What can we learn from the Schuman declaration? Is a document that was written 66 years ago still relevant in today’s world? And what does it tell us about the state of Europe’s peace agenda? By Andreas Mullerleile
On 9 May 1950 French foreign minister Robert Schuman presented a few powerful ideas that would change Europe. But the Schuman declaration is not only about building European structures – it is also an example of an unconventional idea how to build sustainable peace and rethink reconciliation.
History is key to understand the significance of the Schuman declaration. 1950, five years after WWII. Europe lies in ruins. Traumatised from one the most destructive wars in history, Europeans struggled to picture a positive future. It is also worth remembering that WWII was the third war between France and Germany - within one generation. Proposing anything connected to reconciliation was a brave thing to do.
"World peace cannot be safeguarded without the making of creative efforts proportionate to the dangers which threaten it." – Robert Schuman
With Europe in ruins, unconventional ideas were desperately needed. The boldest idea of all came from French Foreign Minister Robert Schumann who suggested to put Franco-German production of coal and steel under a common High Authority. Remember that coal and steel were the cornerstones of any war economy at the time. Schumann’s ideas were bold and innovative. He thought that joint control over war resources would make future war between France and Germany impossible. And he was right. Today, the Schumann declaration is widely seen as a starting point for economic cooperation in Europe and it represents one of the founding documents of the European Union.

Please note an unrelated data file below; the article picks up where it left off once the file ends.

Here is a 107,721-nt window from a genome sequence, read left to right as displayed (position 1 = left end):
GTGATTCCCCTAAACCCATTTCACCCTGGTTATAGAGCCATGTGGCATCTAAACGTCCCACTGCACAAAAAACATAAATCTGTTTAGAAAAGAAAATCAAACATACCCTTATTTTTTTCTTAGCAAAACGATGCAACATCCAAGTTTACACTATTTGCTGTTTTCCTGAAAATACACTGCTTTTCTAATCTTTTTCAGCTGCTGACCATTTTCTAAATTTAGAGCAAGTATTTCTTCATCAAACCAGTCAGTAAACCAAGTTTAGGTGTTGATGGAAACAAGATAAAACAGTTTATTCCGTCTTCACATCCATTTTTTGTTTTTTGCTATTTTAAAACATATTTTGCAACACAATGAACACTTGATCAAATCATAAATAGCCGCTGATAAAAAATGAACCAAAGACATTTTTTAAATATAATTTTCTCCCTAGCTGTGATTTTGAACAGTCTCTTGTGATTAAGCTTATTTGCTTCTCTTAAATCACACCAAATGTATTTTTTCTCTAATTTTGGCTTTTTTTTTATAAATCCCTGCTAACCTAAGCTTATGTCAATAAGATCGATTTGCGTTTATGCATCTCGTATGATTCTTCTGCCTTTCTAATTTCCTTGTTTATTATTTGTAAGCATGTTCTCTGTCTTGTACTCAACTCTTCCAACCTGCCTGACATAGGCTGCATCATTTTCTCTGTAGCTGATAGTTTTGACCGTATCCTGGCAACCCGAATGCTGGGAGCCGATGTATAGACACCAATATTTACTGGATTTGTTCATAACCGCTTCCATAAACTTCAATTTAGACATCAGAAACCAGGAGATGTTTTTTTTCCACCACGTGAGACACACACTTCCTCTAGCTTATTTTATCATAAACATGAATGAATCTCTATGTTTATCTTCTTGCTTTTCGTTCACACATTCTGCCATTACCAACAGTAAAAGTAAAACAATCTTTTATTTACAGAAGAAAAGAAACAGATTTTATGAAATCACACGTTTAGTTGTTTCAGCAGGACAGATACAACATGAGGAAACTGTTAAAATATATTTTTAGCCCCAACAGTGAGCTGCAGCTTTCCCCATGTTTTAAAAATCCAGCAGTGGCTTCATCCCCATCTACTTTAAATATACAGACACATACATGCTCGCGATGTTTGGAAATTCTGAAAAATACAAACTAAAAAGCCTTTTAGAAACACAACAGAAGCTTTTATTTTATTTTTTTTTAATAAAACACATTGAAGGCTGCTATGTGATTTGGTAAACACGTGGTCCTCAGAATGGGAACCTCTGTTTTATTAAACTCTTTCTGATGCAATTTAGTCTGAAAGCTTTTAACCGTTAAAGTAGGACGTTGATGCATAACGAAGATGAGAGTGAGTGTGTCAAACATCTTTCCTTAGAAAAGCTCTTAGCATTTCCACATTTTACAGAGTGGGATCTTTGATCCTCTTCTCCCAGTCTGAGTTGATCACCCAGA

"The pooling of coal and steel production... will change the destinies of those regions which have long been devoted to the manufacture of munitions of war, of which they have been the most constant victims." – Robert Schuman
Reimagining Europe’s peace agenda
But what can we learn from the Schuman declaration? Europe’s current crisis seem far away from coal, steel and Franco-German reconciliation. However, the essence of the Schuman declaration remains valid. It is a document that imagines a peaceful future. Europeans experienced how painful and time consuming it is to build sustainable peace and invest in reconciliation. It takes time but it pays off.
Creating sustainable peace sometimes needs a bold vision that finds supports in different political arenas. It works best if conflict parties create a win-win situation. We all know that working together in a group can create a sense of community. Europe is not much different. So, abandoning the idea of having a win-win situation will not help to solve the current set of crisis – be it the euro crisis or the refugee crisis. Accepting compromises is at the heart of the European project.
The Schuman declaration could also help us to reimagine Europe’s foreign policy and how we deal with conflicts in our neighbourhood. For example: can regional projects help to find a solution for the various wars in the Middle East? Is regional cooperation a way to create bridges in Eastern Europe? How can we help conflict parties around the world to learn from Europe's experiences? The Schuman declaration is a bold proposition for peace. But it is not enough. We need similarly unconventional ideas to solve today's conflicts - in Europe and in our neighborhood.